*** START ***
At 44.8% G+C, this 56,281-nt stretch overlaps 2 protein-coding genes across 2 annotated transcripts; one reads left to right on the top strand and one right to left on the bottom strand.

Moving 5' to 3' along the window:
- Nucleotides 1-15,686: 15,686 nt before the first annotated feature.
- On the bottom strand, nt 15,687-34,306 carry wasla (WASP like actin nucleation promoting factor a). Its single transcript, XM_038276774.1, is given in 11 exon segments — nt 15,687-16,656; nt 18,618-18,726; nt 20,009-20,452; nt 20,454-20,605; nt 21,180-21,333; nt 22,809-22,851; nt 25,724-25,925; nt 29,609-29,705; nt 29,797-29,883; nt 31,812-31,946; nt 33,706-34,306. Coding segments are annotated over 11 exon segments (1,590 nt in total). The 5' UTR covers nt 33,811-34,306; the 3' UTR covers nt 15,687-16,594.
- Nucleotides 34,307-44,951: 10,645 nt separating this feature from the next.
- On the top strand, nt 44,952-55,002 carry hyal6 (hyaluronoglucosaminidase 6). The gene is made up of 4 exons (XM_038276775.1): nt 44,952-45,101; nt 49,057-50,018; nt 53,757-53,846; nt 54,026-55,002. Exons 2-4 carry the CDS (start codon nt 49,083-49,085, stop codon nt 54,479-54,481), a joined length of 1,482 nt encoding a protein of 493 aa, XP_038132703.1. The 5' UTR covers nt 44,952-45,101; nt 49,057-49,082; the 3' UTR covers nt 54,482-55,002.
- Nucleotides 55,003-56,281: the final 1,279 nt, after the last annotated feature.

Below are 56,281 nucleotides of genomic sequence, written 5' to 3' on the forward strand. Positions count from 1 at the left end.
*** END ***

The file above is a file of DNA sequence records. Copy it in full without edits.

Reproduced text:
At 44.8% G+C, this 56,281-nt stretch overlaps 2 protein-coding genes across 2 annotated transcripts; one reads left to right on the top strand and one right to left on the bottom strand.

Moving 5' to 3' along the window:
- Nucleotides 1-15,686: 15,686 nt before the first annotated feature.
- On the bottom strand, nt 15,687-34,306 carry wasla (WASP like actin nucleation promoting factor a). Its single transcript, XM_038276774.1, is given in 11 exon segments — nt 15,687-16,656; nt 18,618-18,726; nt 20,009-20,452; nt 20,454-20,605; nt 21,180-21,333; nt 22,809-22,851; nt 25,724-25,925; nt 29,609-29,705; nt 29,797-29,883; nt 31,812-31,946; nt 33,706-34,306. Coding segments are annotated over 11 exon segments (1,590 nt in total). The 5' UTR covers nt 33,811-34,306; the 3' UTR covers nt 15,687-16,594.
- Nucleotides 34,307-44,951: 10,645 nt separating this feature from the next.
- On the top strand, nt 44,952-55,002 carry hyal6 (hyaluronoglucosaminidase 6). The gene is made up of 4 exons (XM_038276775.1): nt 44,952-45,101; nt 49,057-50,018; nt 53,757-53,846; nt 54,026-55,002. Exons 2-4 carry the CDS (start codon nt 49,083-49,085, stop codon nt 54,479-54,481), a joined length of 1,482 nt encoding a protein of 493 aa, XP_038132703.1. The 5' UTR covers nt 44,952-45,101; nt 49,057-49,082; the 3' UTR covers nt 54,482-55,002.
- Nucleotides 55,003-56,281: the final 1,279 nt, after the last annotated feature.

Below are 56,281 nucleotides of genomic sequence, written 5' to 3' on the forward strand. Positions count from 1 at the left end.